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Inhibition of Contraction Responses of Hydra
Norman B. Rushforth
Vol. 5, No. 3, Behavioral Physiology of Coelenterates (Aug., 1965), pp. 505-513
Published by: Oxford University Press
Stable URL: http://www.jstor.org/stable/3881175
Page Count: 9
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The contraction reponse of hydra to intermittent light stimulation may be inhibited by exposing the animal to reduced glutathione (GSH). Such inhibitory activity is dependent on: (1) the concentration of GSH; (2) the pH of the medium; (3) previous exposure to GSH; and (4) the nutritional state of the animal. Hydra adapt to 10-5 M GSH so that after approximately an hour the frequencies of light-induced contractions are restored to control levels. Such adaptation to GSH is due to changes occurring within the animal rather than to the degradation of the glutathione molecule. S-methyl glutathione blocks contractions in response to light, showing that the sulfhydryl group is not essential for inhibition. Analogs with sterically large groups substituted for the sulfhydryl group, such as oxidized glutathione and S-acetyl glutathione, have no inhibitory activity. These compounds, however, reduce the inhibitory effect of GSH, indicating competition for the GSH receptor. Contractions of hydra in response to intermittent mechanical agitation are also inhibited by GSH. The duration of inhibition is dependent on the GSH concentration. Both oxidized glutathione and S-acetyl glutathione reduce the inhibitory effect of GSH. Hydra adapted to the dark for 24 hours show a marked suppression of contractions in response to mechanical agitation when exposed to light. On exposure to light, such animals elongate to approximately one and a half times their dark adapted length, and are relatively insensitive to agitation. The mechanisms by which such stimuli inhibit the contraction responses of hydra remain to be determined.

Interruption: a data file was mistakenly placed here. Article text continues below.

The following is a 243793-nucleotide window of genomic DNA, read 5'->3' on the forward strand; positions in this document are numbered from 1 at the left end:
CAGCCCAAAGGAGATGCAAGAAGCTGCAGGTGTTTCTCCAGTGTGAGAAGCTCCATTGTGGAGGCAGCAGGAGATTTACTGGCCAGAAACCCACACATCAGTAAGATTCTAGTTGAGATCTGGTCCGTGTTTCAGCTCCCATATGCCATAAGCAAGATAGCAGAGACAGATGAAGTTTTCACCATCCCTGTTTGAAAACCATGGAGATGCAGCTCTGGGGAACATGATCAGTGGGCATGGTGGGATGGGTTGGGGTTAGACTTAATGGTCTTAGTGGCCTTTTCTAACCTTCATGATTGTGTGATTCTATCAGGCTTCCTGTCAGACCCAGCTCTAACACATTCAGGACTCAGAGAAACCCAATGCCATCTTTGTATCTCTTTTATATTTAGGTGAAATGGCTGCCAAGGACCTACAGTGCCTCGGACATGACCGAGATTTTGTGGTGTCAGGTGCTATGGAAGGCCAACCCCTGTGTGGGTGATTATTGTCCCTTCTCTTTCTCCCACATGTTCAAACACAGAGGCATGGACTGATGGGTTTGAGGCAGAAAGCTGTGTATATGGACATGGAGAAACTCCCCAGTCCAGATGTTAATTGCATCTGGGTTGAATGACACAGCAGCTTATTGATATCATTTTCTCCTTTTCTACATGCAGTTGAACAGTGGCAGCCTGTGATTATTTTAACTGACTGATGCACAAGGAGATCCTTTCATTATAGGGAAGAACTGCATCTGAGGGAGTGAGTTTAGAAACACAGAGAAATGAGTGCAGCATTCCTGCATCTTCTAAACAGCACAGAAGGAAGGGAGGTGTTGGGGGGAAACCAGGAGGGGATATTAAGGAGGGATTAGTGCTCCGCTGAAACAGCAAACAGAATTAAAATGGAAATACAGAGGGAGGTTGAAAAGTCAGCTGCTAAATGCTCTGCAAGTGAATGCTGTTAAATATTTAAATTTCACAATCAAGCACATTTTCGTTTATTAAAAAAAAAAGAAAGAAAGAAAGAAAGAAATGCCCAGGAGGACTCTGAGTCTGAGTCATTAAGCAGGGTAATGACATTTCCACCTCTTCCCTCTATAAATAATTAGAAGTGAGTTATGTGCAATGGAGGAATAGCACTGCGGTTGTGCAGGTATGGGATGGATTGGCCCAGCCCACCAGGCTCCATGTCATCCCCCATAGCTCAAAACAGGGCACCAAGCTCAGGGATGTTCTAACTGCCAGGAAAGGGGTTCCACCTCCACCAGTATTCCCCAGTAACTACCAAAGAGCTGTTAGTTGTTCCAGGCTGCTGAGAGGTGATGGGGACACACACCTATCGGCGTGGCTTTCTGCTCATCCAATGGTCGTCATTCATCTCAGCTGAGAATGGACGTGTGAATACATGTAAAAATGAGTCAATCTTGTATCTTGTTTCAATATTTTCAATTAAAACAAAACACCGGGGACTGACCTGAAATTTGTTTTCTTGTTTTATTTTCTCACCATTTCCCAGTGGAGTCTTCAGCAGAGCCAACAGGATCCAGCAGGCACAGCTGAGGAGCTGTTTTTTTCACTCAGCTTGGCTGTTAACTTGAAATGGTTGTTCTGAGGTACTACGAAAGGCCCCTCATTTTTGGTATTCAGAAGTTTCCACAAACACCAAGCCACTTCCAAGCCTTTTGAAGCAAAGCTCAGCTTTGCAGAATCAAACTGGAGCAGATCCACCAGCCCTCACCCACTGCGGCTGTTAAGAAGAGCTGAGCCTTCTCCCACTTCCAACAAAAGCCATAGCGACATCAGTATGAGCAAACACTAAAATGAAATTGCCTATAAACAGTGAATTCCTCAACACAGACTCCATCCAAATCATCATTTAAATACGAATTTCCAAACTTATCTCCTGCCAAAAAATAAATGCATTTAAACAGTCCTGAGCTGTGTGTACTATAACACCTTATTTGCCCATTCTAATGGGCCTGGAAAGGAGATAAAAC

American Zoologist © 1965 Oxford University Press